In South Carolina, either parent may request child support, but it’s the obligation of both parents to contribute to that support. A court could order one or both parents to make payments. Additionally, if either or both of the parents is unmarried and under 18 years of age, the Child Support Enforcement Division of the State Department of Social Services can pursue support and maintenance for that child from one or both of the child's maternal and paternal grandparents. (See South Carolina Code § 63-17-350.)
A court determines the amount of child support based on certain guidelines provided for in the law. These guidelines determine payments based on the parents’ gross income. Gross income is all income from any source. This includes your salary, wages, bonuses and commissions from your job, but also any pension or severance pay. It’s also money that comes from any rents, dividends, or a trust, among other things.
If you’re unemployed, chances are you still have income for child support purposes, in the form of social security (but not SSI), workers’ compensation, unemployment benefits, or veterans’ benefits. Alimony (spousal support) you receive counts too. In some cases, a court could even identify income based on the value of some of your assets.
There are a few benefits you can omit from gross income, such as means-tested public assistance programs like Temporary Assistance to Needy Families (TANF), Supplemental Security Income (SSI), General Assistance, and food stamps. You can also exclude income from other household members.
You should be able to deduct alimony and child support from a previous marriage (if it’s court-ordered). You may even get a break if you’re supporting other natural or adopted children in the home, although not step-children unless you have a court order requiring you to support them.
You can find more information on what you should include in income, and what you can leave out, in the child support guidelines.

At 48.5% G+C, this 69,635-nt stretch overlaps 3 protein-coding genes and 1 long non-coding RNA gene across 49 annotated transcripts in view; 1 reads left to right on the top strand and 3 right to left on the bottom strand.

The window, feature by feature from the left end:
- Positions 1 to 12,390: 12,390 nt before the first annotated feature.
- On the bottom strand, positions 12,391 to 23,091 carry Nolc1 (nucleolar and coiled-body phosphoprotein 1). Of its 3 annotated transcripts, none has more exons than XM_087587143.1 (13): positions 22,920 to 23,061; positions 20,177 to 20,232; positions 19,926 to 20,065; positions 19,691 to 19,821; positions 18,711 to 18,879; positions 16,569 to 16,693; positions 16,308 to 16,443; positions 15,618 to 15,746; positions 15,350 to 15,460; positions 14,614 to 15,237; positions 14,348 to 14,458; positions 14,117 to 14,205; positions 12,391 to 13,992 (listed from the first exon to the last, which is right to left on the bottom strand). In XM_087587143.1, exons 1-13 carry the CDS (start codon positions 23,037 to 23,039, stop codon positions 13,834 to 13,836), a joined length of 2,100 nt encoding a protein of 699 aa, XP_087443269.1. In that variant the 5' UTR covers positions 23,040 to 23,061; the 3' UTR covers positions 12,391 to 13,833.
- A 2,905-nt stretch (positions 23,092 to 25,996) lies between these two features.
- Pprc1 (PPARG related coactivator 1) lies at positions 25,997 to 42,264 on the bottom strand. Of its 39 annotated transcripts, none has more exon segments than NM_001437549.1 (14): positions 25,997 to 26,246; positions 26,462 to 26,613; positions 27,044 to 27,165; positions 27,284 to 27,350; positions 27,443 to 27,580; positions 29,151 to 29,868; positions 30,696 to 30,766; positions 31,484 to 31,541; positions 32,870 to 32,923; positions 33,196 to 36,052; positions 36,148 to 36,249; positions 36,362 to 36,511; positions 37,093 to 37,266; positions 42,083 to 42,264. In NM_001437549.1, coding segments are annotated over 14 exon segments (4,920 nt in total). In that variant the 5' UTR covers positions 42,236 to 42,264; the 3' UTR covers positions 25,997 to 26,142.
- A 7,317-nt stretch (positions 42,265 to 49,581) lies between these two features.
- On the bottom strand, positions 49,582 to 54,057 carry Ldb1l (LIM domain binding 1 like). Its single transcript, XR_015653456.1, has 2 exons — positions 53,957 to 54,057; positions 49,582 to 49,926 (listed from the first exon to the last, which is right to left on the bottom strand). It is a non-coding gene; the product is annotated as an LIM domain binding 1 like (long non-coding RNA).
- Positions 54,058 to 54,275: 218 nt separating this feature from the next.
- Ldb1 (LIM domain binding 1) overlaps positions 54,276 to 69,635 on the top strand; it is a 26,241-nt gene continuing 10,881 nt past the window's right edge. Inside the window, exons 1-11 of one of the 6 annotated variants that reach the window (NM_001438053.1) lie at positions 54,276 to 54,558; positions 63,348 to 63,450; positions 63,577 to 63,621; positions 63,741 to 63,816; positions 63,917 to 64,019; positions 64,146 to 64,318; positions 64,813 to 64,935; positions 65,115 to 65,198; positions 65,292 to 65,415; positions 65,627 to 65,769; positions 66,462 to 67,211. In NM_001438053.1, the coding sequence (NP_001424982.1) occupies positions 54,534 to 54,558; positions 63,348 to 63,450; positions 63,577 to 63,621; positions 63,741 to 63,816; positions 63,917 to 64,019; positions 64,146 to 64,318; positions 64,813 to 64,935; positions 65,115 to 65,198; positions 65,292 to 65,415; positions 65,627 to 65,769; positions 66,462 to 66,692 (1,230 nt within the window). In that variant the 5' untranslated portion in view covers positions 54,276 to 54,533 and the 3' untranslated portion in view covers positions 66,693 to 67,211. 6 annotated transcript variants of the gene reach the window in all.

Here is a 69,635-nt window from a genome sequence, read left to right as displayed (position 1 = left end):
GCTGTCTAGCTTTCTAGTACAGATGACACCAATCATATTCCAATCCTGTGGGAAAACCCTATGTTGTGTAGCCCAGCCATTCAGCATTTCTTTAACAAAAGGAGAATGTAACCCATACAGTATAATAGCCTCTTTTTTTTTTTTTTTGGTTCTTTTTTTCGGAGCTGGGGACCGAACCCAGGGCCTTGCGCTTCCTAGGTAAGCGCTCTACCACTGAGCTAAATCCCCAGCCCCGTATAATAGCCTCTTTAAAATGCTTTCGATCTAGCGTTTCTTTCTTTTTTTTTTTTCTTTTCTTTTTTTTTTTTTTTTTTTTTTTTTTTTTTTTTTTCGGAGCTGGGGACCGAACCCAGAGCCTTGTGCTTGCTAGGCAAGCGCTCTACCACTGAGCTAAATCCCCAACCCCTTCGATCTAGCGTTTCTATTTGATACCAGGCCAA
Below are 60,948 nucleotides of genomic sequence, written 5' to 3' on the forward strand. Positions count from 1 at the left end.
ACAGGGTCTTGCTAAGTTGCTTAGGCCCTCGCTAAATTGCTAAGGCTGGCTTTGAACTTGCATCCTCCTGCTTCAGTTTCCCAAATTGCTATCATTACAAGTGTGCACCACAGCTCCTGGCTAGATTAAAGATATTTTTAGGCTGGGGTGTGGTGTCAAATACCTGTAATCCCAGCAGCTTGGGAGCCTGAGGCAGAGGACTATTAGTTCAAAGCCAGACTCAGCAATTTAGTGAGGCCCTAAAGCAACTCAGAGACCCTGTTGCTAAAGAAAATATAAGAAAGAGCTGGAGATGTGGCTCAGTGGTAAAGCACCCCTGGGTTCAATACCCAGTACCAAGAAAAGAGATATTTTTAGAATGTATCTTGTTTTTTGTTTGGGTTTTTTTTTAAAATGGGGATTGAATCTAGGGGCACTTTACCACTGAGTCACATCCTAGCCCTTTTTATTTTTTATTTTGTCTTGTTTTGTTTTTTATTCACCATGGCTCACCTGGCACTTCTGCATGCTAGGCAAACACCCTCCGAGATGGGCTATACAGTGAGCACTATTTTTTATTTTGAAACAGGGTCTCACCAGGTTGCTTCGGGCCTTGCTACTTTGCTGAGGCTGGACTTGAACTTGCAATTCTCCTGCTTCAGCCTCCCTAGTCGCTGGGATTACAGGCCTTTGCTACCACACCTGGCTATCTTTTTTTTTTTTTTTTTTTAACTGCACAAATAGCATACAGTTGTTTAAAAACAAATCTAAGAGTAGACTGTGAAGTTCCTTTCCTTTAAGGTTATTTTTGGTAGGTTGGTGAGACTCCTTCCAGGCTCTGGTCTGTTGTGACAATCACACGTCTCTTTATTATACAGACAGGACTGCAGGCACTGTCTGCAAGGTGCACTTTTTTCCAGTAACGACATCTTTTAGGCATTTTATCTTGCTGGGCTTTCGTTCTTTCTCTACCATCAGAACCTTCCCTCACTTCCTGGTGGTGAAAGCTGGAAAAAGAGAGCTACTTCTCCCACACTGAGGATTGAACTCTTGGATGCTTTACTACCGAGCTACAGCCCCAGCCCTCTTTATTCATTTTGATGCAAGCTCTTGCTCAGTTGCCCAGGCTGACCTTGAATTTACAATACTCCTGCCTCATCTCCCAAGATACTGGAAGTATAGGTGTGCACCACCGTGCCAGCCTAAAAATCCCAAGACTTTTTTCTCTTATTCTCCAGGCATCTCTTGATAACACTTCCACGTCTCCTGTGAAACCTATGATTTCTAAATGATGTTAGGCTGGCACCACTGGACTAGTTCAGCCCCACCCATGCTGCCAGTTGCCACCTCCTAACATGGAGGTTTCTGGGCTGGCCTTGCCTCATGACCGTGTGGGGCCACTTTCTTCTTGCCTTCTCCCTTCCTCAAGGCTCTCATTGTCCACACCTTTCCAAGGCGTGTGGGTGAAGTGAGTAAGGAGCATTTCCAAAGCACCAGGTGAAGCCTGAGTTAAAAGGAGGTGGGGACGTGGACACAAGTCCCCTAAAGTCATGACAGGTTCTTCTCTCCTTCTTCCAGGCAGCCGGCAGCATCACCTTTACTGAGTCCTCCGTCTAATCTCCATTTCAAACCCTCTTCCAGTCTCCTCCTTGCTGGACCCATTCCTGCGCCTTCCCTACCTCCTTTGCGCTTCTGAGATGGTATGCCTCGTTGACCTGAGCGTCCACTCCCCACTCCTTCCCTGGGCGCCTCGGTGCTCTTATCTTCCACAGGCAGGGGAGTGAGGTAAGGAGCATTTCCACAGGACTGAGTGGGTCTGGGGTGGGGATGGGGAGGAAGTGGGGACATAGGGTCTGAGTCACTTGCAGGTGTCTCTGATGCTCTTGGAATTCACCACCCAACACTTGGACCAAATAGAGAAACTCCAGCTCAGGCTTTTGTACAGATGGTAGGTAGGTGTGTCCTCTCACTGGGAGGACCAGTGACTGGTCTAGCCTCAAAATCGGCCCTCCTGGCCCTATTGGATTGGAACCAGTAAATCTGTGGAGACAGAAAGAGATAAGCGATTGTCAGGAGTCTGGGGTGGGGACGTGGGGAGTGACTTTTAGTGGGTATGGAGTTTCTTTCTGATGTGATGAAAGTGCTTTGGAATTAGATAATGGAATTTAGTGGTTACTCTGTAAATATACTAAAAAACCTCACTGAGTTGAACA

If the court believes either parent is voluntarily unemployed or underemployed, it has the authority to impute income to that parent. What this means is that in calculating child support, the court can base the parent’s support obligation on what that parent should be earning, rather than actual income. That said, there may be legitimate reasons why a parent isn’t earning to potential. For example, perhaps a parent has developed a long-term disability that prevents employment.
Although Temporary Assistance to Needy Families (TANF) and other means‐tested public assistance benefits are not included in gross income, the court may still impute income to these recipients. However, the court can take into consideration the presence of young children or handicapped children whom the parent must care for, and which would impede the parent’s ability to work.
When determining a parent’s employment potential and probable earnings level, the court will consider the parent’s recent work history, occupational qualifications, and prevailing job opportunities and earning levels in the community.
Under the guidelines, parents pay child support based on their pro rata share of their combined monthly income. Let’s say Parent A and Parent B have two children, and Parent A has primary custody of both of them. Parent A earns $1000 per month, and Parent B earns $4000, making their total combined monthly income $5000. So Parent A’s income equals 20% of that total, and Parent B’s is 80%. Thus, Parent A would be responsible for 20% of the total child support figure, and Parent B would owe 80%.
In the above example, let’s assume hypothetically that total child support due per month under the guidelines is $1000. Parent A’s share would be $200; Parent B’s would be $800. Because the children are living with Parent A, the law presumes that this parent is already spending that $200 on the children. Parent B would therefore be the one making a child support payment each month, of $800.
In addition to the base child support figure, parents are responsible for a child’s medical care. The law directs the court to require health care coverage by one or both parents who can obtain the most comprehensive coverage through an employer or otherwise, at the most reasonable cost. The parents will also contribute to unreimbursed medical expenses, based on their pro rata income. However, the first $250 of these unreimbursed costs (per year, per child) is the responsibility of the parent receiving child support.
The cost of day care a parent incurs due to employment or the search for employment is also added to the basic support obligation. This is to encourage parents to work and generate income for both themselves and their children. However, the day care costs must be reasonable.
You can find the basic table of child support obligations in the child support guidelines. South Carolina provides a number of useful tools to help you estimate your base amount of child support. First take a look at the child support worksheets, which are included in the guidelines. The worksheet you’ll use depends on the type of custody arrangement you have.